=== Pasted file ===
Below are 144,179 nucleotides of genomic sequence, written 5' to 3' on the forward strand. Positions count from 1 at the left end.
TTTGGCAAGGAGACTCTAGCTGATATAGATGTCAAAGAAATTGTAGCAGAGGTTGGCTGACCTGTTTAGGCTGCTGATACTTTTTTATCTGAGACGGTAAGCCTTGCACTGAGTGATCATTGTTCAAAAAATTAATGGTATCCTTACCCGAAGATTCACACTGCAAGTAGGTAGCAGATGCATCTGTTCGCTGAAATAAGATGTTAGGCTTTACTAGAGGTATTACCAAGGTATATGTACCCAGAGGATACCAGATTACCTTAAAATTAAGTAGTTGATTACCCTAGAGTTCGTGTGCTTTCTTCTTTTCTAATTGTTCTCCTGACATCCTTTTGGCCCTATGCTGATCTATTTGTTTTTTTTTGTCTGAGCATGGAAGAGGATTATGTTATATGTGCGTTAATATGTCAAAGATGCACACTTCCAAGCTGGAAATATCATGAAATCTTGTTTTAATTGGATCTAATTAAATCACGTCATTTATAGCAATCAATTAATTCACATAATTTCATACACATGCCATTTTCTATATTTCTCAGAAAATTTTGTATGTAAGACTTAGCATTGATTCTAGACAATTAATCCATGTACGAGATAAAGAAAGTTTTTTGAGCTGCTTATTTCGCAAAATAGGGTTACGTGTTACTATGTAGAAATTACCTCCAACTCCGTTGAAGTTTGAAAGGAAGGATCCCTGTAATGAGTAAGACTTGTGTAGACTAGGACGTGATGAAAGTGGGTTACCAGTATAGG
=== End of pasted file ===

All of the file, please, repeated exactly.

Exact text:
Below are 144,179 nucleotides of genomic sequence, written 5' to 3' on the forward strand. Positions count from 1 at the left end.
TTTGGCAAGGAGACTCTAGCTGATATAGATGTCAAAGAAATTGTAGCAGAGGTTGGCTGACCTGTTTAGGCTGCTGATACTTTTTTATCTGAGACGGTAAGCCTTGCACTGAGTGATCATTGTTCAAAAAATTAATGGTATCCTTACCCGAAGATTCACACTGCAAGTAGGTAGCAGATGCATCTGTTCGCTGAAATAAGATGTTAGGCTTTACTAGAGGTATTACCAAGGTATATGTACCCAGAGGATACCAGATTACCTTAAAATTAAGTAGTTGATTACCCTAGAGTTCGTGTGCTTTCTTCTTTTCTAATTGTTCTCCTGACATCCTTTTGGCCCTATGCTGATCTATTTGTTTTTTTTTGTCTGAGCATGGAAGAGGATTATGTTATATGTGCGTTAATATGTCAAAGATGCACACTTCCAAGCTGGAAATATCATGAAATCTTGTTTTAATTGGATCTAATTAAATCACGTCATTTATAGCAATCAATTAATTCACATAATTTCATACACATGCCATTTTCTATATTTCTCAGAAAATTTTGTATGTAAGACTTAGCATTGATTCTAGACAATTAATCCATGTACGAGATAAAGAAAGTTTTTTGAGCTGCTTATTTCGCAAAATAGGGTTACGTGTTACTATGTAGAAATTACCTCCAACTCCGTTGAAGTTTGAAAGGAAGGATCCCTGTAATGAGTAAGACTTGTGTAGACTAGGACGTGATGAAAGTGGGTTACCAGTATAGG